'Most cops are wonderful people' and the usual blah blah blah

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Demonstrators assemble in McKinney, Texas, to protest the violent police response to a pool party.
  • AP Photo/Ron Jenkins
  • Demonstrators assemble in McKinney, Texas, to protest the violent police response to a pool party.
I came across what the Washington Post's Kathleen Parker had to say about the incident at the pool party in McKinney, Texas. "Video imagery doesn’t get much worse than a white police officer throwing an African-American girl in a bikini to the ground, kneeling on her back as she cries, and drawing his gun on other teens," she wrote.

Parker observed that this wasn't the only video we've seen in recent months of police officers dealing aggressively with unarmed African-Americans. She commented, "While it's necessary to qualify that most cops are good and risk their lives to protect our safety, nothing justifies what millions of Americans witnessed in the latest viral video described above."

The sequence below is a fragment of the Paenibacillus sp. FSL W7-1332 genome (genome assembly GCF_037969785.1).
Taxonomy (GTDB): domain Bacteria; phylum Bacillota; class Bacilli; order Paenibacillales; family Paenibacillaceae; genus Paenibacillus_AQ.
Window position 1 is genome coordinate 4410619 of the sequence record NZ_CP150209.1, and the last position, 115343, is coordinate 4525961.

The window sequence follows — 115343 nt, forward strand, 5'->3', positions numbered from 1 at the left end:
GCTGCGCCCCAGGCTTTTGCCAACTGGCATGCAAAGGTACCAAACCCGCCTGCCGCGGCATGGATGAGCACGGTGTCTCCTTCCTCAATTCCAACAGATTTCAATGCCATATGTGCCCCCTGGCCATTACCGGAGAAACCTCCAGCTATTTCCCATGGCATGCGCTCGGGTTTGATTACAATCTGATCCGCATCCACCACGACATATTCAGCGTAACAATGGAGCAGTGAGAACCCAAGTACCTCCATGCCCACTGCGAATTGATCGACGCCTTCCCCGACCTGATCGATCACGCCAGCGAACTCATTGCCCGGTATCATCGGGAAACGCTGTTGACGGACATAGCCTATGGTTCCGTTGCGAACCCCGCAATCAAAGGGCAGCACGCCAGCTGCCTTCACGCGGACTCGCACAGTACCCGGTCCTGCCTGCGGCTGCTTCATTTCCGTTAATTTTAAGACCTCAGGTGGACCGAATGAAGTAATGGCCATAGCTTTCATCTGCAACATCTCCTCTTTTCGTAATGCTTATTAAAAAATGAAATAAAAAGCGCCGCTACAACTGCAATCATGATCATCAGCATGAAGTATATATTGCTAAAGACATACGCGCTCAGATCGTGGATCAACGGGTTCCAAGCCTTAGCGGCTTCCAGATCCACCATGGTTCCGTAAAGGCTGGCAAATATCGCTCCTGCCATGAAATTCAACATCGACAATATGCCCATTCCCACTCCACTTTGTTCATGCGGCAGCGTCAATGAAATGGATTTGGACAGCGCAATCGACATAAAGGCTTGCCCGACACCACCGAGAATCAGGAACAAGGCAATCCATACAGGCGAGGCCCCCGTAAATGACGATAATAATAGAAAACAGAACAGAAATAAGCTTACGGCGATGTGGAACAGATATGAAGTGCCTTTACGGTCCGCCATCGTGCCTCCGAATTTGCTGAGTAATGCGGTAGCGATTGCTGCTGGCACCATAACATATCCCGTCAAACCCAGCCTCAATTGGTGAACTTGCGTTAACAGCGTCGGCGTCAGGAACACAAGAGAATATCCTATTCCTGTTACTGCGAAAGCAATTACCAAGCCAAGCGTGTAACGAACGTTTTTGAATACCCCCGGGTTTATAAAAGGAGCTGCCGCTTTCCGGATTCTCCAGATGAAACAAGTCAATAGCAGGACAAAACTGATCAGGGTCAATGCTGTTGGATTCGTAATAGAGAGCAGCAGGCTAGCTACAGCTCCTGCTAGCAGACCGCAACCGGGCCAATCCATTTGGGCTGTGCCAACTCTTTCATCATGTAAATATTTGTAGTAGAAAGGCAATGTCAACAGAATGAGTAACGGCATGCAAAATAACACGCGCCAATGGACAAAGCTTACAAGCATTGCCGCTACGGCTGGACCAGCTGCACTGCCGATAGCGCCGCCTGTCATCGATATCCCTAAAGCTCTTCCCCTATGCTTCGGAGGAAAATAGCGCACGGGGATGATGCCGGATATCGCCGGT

I read this boilerplate sentence more than once before appreciating what's different about it. Yes, it's customary for any pundit expressing a modicum of unease about police tactics to make it clear he or she is referring only to the few bad apples in the barrel: Most officers are pillars of courage and rectitude and no one admires them more than yours truly. I've wondered whether this language was included out of genuine respect or in propitiation. And if the latter, propitiation of whom? Readers, or the police themselves?

Parker said what she was supposed to say, but she said doing so was "necessary." Necessary because omitting the qualifier would be unfair? Or necessary because omitting it would violate standard operating procedure (and possibly run the risk the column wouldn't get published)?

I've seen pundits remind us dozens of time that most cops are upright, but I've never seen a reminder so perfunctory. Parker wasn't just going through the motions; she made sure we knew it.

And she's considered a conservative writer.

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